A.K. Guzman, M. Ding, Y. Xie and K.A. Martin Pages 891 - 908 ( 18 )
As the prevalence and severity of obesity and its complications have risen significantly in worldwide populations, behavioral interventions alone have been inconsistent in promoting sufficient, sustained weight loss. Consequently, there has been intense interest in the development of anti-obesity medications as treatment strategies. When coupled with structured lifestyle modifications, pharmacotherapy can enhance weight loss. While less efficacious than bariatric surgery, drug therapy may be an alternative to surgery for some obese patients, and is an emerging strategy for weight maintenance. The goal of pharmacogenetics is to help identify patients who will benefit most from drug therapies while minimizing the risk of adverse effects. In this review, we summarize the pharmacogenetic literature on obesity drugs of the past (sibutramine, rimonabant), present (orlistat, lorcaserin, phentermine, topiramate), and future (buprioprion/naltrexone).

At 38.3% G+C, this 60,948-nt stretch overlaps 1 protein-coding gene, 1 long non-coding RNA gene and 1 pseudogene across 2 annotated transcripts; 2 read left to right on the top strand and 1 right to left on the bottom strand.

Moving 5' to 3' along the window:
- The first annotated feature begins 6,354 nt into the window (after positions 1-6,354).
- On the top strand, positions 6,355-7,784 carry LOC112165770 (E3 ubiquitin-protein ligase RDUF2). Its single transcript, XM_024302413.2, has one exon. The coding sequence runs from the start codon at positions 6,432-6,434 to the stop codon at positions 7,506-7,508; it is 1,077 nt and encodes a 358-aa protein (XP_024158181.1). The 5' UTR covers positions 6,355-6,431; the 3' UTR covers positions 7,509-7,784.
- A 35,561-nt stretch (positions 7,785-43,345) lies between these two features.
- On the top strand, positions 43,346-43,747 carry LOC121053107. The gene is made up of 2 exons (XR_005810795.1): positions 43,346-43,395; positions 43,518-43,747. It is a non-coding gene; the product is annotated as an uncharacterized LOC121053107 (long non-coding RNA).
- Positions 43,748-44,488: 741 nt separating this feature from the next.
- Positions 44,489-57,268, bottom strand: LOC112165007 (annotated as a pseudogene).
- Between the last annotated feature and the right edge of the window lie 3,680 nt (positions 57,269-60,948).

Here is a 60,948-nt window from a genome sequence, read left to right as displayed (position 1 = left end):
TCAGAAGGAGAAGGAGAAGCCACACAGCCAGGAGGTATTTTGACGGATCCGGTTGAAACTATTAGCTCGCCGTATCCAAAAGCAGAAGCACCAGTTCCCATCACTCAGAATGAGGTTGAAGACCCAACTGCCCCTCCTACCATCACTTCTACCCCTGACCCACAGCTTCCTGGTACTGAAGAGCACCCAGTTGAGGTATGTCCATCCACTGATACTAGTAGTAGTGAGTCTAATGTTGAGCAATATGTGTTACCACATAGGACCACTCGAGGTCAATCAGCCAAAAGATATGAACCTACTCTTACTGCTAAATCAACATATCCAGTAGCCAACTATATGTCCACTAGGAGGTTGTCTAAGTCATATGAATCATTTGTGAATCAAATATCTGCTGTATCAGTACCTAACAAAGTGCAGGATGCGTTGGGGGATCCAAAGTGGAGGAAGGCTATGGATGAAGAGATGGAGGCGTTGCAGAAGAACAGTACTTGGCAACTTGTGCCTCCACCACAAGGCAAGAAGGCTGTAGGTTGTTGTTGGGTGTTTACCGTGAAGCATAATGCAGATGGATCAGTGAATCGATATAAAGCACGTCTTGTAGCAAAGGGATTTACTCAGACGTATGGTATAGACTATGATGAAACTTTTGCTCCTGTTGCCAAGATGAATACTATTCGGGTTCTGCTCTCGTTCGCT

Buprioprion, Contrave, lorcaserin, naltrexone, obesity, orlistat, pharmacogenetics, phentermine, Qnexa, rimonabant, sibutramine, topiramate.
Yale Cardiovascular Research Center, Yale School of Medicine, New Haven, CT 06510, USA.